On the eve of retirement a middle class, judgmental snob discovers her husband has been having an affair with her best friend and is forced into exile with her bohemian sister who lives on an impoverished inner-city council estate.
Paddington (Ben Whishaw), now happily settled with the Brown family and a popular member of the local community, picks up a series of odd jobs to buy the perfect present for his Aunt Lucy's (Imelda Staunton's) 100th birthday, only for the gift to be stolen.
Sarah is a young woman whose life is in a bit of a mess. The last thing she needs is someone else to look after. Yet, like it or not, her Grandmother has bequeathed her a very spoiled pug - Patrick. Surely she must have had her reasons?.
A ten-year-old scientist secretly leaves his family's ranch in Montana where he lives with his cowboy father and scientist mother, escapes home, and travels across the country aboard a freight train to receive an award at the Smithsonian Institute.
Helena Bonham Carter,
Callum Keith Rennie
Approaching their senior years, British sisters Sandra and Bif have been estranged for ten years because of their differences. Sandra, newly minted Lady Abbott in her lawyer husband Mike Abbott having been knighted, does whatever needed to present a perfect upper crust life and marriage, including maintaining a proper decorum. Older Bif is the carefree one, living for the moment, including not caring that her council estate apartment in inner city London is a pigsty, just as long as she can find whatever she needs. While Sandra has no place for someone like Bif in her life, Bif laments what Sandra has become when she married Mike, Sandra once having had a real zest for life. When Sandra learns first hand that Mike has been having an affair for five years with one of her closest friends Pamela and eventually asks for a divorce in wanting to marry Pamela, Sandra, feeling like her planned retirement life with Mike has been pulled out from under her, turns to Bif for emotional support in ...Written by
Actor, Timothy Spall, actually owns a Dutch barge in real life. See more »
When Sandra catches her husband with his mistress they both have lipstick smeared all around their mouths. When the mistress appears moments later her lipstick is immaculate. See more »
I have spent my entire married life putting you and your career first, and what got me through was knowing that when you retired we would share our golden years together. But instead, you have traded me in for a newer model. Let me tell you Mike, she has had more than one previous owner! And her bodywork is mainly filler!
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Ran Kan Kan
Written by Tito Puente
Performed by Luis Lema
Published by Peer International Corp
Licensed courtesy of Footprint Music Publishing 2017 See more »
a gentle Brit-com laced with upper-class ridicule and feminist self-discovery
It is said that American comedy laughs at people whereas British comedy laughs with them. Whether you agree or not, there is a difference and it is difficult to define. A late-life marriage break-up, two deaths, two funerals, and dementia might sound serious but they are perfect comedic fodder in Finding Your Feet (2018), a gentle British rom-com laced with upper-class ridicule and feminist self-discovery.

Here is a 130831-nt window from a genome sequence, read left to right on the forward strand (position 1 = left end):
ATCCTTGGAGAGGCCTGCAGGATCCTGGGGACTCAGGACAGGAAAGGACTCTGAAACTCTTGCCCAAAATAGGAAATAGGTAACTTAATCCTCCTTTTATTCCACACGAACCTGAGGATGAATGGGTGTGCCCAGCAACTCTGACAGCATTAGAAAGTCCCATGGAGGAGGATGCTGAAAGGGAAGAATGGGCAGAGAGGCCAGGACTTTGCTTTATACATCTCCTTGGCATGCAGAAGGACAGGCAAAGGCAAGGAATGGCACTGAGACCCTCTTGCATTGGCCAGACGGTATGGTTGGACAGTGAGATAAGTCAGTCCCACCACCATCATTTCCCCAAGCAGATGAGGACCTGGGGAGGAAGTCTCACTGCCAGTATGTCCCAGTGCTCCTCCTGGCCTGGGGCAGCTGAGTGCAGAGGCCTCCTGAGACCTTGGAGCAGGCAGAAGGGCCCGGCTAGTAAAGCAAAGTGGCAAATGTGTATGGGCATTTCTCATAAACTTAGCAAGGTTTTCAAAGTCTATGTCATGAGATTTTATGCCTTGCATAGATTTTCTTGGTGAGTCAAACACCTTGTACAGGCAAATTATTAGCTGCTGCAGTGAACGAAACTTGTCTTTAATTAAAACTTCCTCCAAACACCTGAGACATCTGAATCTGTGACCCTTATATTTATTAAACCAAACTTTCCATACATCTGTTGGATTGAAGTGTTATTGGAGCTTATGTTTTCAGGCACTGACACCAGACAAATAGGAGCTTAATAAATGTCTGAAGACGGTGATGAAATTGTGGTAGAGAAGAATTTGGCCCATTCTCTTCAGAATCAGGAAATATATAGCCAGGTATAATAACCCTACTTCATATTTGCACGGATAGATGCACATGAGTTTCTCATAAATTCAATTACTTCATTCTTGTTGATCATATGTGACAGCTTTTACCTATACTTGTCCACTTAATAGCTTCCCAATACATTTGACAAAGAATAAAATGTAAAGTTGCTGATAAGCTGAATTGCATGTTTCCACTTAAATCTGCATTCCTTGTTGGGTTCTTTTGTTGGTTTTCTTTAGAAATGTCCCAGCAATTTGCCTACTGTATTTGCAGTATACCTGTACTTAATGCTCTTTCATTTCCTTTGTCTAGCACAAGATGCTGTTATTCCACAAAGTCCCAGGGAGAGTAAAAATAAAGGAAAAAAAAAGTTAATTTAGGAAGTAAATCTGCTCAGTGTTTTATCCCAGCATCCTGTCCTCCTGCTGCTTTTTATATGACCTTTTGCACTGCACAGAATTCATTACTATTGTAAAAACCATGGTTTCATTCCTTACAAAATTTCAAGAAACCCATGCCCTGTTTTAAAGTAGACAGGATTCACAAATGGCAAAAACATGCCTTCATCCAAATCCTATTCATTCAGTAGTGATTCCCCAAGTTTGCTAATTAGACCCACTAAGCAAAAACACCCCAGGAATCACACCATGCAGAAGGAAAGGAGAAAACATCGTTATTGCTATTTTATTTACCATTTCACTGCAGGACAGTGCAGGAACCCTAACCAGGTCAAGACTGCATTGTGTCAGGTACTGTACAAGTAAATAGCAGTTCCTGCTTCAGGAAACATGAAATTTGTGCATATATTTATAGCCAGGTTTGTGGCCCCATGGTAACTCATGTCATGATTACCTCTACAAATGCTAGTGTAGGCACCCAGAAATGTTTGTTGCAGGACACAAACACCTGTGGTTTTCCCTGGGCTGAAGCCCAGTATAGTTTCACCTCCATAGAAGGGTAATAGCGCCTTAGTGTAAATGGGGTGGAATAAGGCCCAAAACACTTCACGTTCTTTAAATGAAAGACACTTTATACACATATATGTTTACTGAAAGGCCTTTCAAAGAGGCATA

After four decades of marriage respectability, Lady Sandra Abbott (Imelda Staunton) discovers that her husband has been having a long-term affair with her best friend. She storms into the life of her hippie older sister Bif (Celia Imrie) seeking refuge in her modest flat on a London council estate. In true British style, she dearly clings to her title until she realises the locals don't give a toss about uppity types. Just when she despairs about her future, she revives a passion for dancing and glimmers of romance appear in the most unlikely places. The local dance class becomes a touring troupe that includes her sister, a scruffy romantic named Charlie (Timothy Spall) and the hilariously haughty Jackie (Joanna Lumley). Meanwhile 'Lady' Sandra reverts to ordinary Sandra as she discovers that life can begin again at any age.
Films like this give divorce an attractive name. Depending on how existential you want to be, the story can be about the innate power to find yourself in the most adverse circumstances or, on the other hand, a barrel of smirks about the idiosyncrasies of the British class system, the joys of getting older and wiser, and the role of fun in living well. The casting is impeccable and their performances are A-class as you would expect in a quality British production. Although the ensemble are uniformly excellent, Imelda Staunton and Timothy Spall are the standout duo as they depict polar opposite social types who find themselves in each other.
The same plot with a younger cast might struggle, but somehow watching older people dismantle and rebuild their joy of life under the wet blanket of British social conventions is always amusing. There are no outrageous laughs nor are people or situations held to ridicule. The film's pleasure comes entirely from an intelligent script that makes wry observations of life's ironies and people's peculiarities. It's not all funny, but the tears and sad moments are brief. The delightfully corny ending ensures you leave this warm-hearted film feeling good.
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